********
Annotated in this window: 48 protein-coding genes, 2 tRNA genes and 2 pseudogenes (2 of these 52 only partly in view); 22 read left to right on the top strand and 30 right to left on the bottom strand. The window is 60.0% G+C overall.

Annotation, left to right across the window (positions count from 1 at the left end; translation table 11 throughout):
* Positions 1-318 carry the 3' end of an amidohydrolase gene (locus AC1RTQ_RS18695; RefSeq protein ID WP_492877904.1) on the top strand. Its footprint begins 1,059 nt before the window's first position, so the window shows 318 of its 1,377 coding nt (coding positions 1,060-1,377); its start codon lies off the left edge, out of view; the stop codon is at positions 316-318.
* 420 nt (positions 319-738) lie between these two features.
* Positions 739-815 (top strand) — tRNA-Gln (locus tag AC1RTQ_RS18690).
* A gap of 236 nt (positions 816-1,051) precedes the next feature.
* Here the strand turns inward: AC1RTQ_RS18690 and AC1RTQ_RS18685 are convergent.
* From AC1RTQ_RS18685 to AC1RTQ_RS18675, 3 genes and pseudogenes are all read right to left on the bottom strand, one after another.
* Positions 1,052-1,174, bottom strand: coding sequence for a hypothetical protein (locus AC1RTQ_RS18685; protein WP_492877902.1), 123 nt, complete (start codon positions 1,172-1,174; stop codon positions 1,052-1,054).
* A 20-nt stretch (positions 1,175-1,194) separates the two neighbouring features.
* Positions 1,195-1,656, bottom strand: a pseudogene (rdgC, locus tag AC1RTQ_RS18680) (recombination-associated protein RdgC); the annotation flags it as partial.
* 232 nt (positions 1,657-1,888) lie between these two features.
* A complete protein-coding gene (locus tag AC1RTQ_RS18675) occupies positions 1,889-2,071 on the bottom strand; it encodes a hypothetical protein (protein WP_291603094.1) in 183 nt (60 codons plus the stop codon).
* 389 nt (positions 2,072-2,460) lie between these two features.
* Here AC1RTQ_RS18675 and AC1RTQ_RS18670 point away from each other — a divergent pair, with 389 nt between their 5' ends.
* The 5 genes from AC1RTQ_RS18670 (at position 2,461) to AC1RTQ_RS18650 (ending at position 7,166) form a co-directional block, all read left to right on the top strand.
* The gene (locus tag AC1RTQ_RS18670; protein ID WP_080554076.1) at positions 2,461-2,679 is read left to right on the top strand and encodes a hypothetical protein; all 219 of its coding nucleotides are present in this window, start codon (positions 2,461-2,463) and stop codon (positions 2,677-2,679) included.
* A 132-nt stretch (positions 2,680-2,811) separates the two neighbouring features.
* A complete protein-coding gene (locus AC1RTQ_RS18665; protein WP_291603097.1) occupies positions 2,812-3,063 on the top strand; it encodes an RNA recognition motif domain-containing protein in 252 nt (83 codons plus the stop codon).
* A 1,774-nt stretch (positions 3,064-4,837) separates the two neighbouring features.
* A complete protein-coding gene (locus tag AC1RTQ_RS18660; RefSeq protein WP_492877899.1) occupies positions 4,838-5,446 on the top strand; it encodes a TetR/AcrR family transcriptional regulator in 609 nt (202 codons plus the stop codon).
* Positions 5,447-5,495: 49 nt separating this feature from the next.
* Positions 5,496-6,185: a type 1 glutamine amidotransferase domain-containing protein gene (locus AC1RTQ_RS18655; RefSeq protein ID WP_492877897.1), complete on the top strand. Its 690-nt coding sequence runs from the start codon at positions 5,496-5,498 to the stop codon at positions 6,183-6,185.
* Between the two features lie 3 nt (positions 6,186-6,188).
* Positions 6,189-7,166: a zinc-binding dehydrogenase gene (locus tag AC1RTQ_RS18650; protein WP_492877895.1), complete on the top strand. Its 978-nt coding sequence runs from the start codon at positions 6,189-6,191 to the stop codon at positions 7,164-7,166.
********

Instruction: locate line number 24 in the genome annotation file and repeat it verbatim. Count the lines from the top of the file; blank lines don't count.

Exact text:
* Between the two features lie 3 nt (positions 6,186-6,188).